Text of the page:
Lower the limit

Legal drinking age should be 18



Reading Time: 3 minutes

The national government considers 18-year-olds to be adults. They can vote. They can enlist in the military. They can buy cigarettes. They can buy a house. They can be tried in court like any other adult, and they can go to federal prison too.

But they can’t drink alcohol.

It’s the question heard around the world, mostly because the rest of the world doesn’t get it either: why is the drinking age so high in the United States?

The easy answer is that in 1984, President Ronald Reagan signed the National Minimum Drinking Age Act, in which states were told to raise the drinking age to 21, or up to 10 percent of federal highway funding would be cut from that state. A more detailed explanation gets a bit more ambiguous.

Some think that the drinking age is 21 because at that age, your body is finally mature enough to consume alcohol without the negative effects. These people are both right and wrong. Teen years are crucial for brain development, and binge-drinking alcohol can hinder that, causing issues later on with mental well-being. The catch is that the issue is binge drinking, not drinking altogether. Binge drinking can be harmful for more than just the brain, even for adults that are no longer in their teen years, but a few drinks here and there at the age of 18 wouldn’t actually create any issues down the road.

Another school of thought is that teen drinking is the root of most drinking and driving incidents, and therefore, to stop drunk drivers, we must prevent teens from drinking alcohol. The counterargument to this one is pretty clear: teens are currently legally banned from drinking alcohol, and teen drunk driving still exists. The assumption that all drunk driving stems from teen drivers is downright laughable. There are more than enough drunk adults stumbling out of bars and getting behind the wheel on any given Friday night. They are as much of a problem as any teenager doing the same. It isn’t about age. It’s about common sense, or lack thereof.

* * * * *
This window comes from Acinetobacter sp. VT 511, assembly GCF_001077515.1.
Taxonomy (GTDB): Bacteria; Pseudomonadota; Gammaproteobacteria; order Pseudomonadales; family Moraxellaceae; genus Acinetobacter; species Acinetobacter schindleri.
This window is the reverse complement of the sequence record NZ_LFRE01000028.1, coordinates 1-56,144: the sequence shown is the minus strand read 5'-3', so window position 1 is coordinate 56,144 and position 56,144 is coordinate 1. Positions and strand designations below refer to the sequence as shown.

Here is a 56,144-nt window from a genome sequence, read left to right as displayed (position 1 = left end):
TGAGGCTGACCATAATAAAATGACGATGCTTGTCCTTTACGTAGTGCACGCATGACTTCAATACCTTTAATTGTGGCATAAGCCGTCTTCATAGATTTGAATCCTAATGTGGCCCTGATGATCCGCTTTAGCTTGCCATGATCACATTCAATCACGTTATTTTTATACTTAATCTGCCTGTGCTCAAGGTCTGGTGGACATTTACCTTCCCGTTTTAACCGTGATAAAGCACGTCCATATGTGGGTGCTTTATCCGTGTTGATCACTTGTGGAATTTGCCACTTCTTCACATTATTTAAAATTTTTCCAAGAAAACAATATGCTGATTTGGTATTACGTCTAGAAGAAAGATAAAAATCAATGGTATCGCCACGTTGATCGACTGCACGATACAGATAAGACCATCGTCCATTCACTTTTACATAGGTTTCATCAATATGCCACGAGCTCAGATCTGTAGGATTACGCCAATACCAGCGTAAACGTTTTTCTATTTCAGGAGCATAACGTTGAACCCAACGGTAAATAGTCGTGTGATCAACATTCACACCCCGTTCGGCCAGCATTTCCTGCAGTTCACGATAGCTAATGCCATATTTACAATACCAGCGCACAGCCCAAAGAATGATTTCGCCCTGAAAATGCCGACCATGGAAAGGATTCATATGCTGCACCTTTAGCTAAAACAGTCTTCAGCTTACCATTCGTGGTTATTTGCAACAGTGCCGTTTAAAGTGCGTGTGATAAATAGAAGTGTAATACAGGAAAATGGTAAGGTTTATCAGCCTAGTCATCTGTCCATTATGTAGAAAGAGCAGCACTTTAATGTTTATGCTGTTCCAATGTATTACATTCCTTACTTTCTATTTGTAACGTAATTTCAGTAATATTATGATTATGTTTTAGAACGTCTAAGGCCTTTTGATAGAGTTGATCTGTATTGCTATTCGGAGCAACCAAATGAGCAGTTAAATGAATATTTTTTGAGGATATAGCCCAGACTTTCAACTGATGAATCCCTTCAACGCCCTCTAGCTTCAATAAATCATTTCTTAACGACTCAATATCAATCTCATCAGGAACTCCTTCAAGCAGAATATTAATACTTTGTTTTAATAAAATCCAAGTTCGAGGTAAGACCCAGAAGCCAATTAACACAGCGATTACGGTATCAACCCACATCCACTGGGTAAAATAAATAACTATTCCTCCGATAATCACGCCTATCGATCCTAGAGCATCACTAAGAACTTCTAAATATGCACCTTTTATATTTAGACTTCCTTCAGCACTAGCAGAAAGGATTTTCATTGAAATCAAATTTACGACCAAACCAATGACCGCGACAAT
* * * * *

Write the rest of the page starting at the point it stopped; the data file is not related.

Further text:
One of the more outrageous claims of support for the current drinking age is that English common law, as in, the same English common law from multiple centuries ago, stated that a person was an adult at the age of 21. This person was then given all the responsibilities and privileges of adulthood, like the ability to drink or even become a knight. We’ll spare the details of the obvious counterpoint that perhaps we shouldn’t base our current laws off of British Medieval ways of thinking. That’s a conclusion any logical person could come to on their own.

At this point, any popular reasoning behind the present drinking age just doesn’t hold any substance or value. Other countries with lower drinking ages are proof that making alcohol taboo for teens only makes drinking that much more appealing. Let teens drink, and it will lose its thrill. In addition, because alcohol is hard to come by for teens in America, when they do get a hold of it, they binge drink. It’s an endless cycle of 18-year-olds wanting to be treated like adults and acting out when they aren’t. So why not give them what they want?

The Prohibition of the 1920s didn’t work because nobody was willing to follow the rules. So we changed the rules. This is the same situation. Teens are finding ways to drink no matter what laws are in place to stop them. This only leads to binge drinking, juvenile delinquency, and brain development issues later on. So change the law. It couldn’t hurt to try.

This isn’t an advocacy for letting 18-year-olds get wildly drunk, drive while intoxicated, or make any other irresponsible choices. But if our society feels you are old enough to vote for our president, fight in a war, own a house, and go to prison, you’re old enough to have a drink.